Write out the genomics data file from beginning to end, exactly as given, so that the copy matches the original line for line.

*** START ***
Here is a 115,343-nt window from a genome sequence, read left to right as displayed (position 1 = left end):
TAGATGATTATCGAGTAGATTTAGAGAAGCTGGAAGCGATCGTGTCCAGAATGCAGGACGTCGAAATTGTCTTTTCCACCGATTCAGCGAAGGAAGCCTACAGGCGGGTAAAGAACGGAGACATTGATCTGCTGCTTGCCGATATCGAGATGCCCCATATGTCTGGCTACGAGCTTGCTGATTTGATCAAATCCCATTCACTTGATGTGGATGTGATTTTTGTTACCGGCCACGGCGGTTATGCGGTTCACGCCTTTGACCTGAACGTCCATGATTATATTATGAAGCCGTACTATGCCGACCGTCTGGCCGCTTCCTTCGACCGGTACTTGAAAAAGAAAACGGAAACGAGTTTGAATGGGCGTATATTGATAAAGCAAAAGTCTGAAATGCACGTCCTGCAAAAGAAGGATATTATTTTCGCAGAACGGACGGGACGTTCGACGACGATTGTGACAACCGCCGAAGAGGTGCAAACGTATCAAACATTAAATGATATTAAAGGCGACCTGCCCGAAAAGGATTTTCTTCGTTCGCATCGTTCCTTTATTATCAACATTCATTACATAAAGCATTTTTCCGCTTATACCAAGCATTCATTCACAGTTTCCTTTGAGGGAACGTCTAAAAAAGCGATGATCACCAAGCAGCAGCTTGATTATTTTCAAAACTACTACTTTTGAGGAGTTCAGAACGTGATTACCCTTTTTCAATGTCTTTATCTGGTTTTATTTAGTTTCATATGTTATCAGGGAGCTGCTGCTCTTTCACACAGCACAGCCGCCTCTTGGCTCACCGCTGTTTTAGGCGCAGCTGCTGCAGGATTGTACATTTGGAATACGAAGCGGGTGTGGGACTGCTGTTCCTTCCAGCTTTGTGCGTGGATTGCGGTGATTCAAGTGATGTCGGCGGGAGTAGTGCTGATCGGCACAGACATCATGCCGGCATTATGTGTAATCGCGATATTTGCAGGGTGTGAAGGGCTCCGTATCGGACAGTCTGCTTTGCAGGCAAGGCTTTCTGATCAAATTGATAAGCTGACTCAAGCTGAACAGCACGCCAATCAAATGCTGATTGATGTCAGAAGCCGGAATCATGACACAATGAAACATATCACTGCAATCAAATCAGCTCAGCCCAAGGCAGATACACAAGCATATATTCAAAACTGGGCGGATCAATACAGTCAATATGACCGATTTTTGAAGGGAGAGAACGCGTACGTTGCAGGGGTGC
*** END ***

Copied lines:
Here is a 115,343-nt window from a genome sequence, read left to right as displayed (position 1 = left end):
TAGATGATTATCGAGTAGATTTAGAGAAGCTGGAAGCGATCGTGTCCAGAATGCAGGACGTCGAAATTGTCTTTTCCACCGATTCAGCGAAGGAAGCCTACAGGCGGGTAAAGAACGGAGACATTGATCTGCTGCTTGCCGATATCGAGATGCCCCATATGTCTGGCTACGAGCTTGCTGATTTGATCAAATCCCATTCACTTGATGTGGATGTGATTTTTGTTACCGGCCACGGCGGTTATGCGGTTCACGCCTTTGACCTGAACGTCCATGATTATATTATGAAGCCGTACTATGCCGACCGTCTGGCCGCTTCCTTCGACCGGTACTTGAAAAAGAAAACGGAAACGAGTTTGAATGGGCGTATATTGATAAAGCAAAAGTCTGAAATGCACGTCCTGCAAAAGAAGGATATTATTTTCGCAGAACGGACGGGACGTTCGACGACGATTGTGACAACCGCCGAAGAGGTGCAAACGTATCAAACATTAAATGATATTAAAGGCGACCTGCCCGAAAAGGATTTTCTTCGTTCGCATCGTTCCTTTATTATCAACATTCATTACATAAAGCATTTTTCCGCTTATACCAAGCATTCATTCACAGTTTCCTTTGAGGGAACGTCTAAAAAAGCGATGATCACCAAGCAGCAGCTTGATTATTTTCAAAACTACTACTTTTGAGGAGTTCAGAACGTGATTACCCTTTTTCAATGTCTTTATCTGGTTTTATTTAGTTTCATATGTTATCAGGGAGCTGCTGCTCTTTCACACAGCACAGCCGCCTCTTGGCTCACCGCTGTTTTAGGCGCAGCTGCTGCAGGATTGTACATTTGGAATACGAAGCGGGTGTGGGACTGCTGTTCCTTCCAGCTTTGTGCGTGGATTGCGGTGATTCAAGTGATGTCGGCGGGAGTAGTGCTGATCGGCACAGACATCATGCCGGCATTATGTGTAATCGCGATATTTGCAGGGTGTGAAGGGCTCCGTATCGGACAGTCTGCTTTGCAGGCAAGGCTTTCTGATCAAATTGATAAGCTGACTCAAGCTGAACAGCACGCCAATCAAATGCTGATTGATGTCAGAAGCCGGAATCATGACACAATGAAACATATCACTGCAATCAAATCAGCTCAGCCCAAGGCAGATACACAAGCATATATTCAAAACTGGGCGGATCAATACAGTCAATATGACCGATTTTTGAAGGGAGAGAACGCGTACGTTGCAGGGGTGC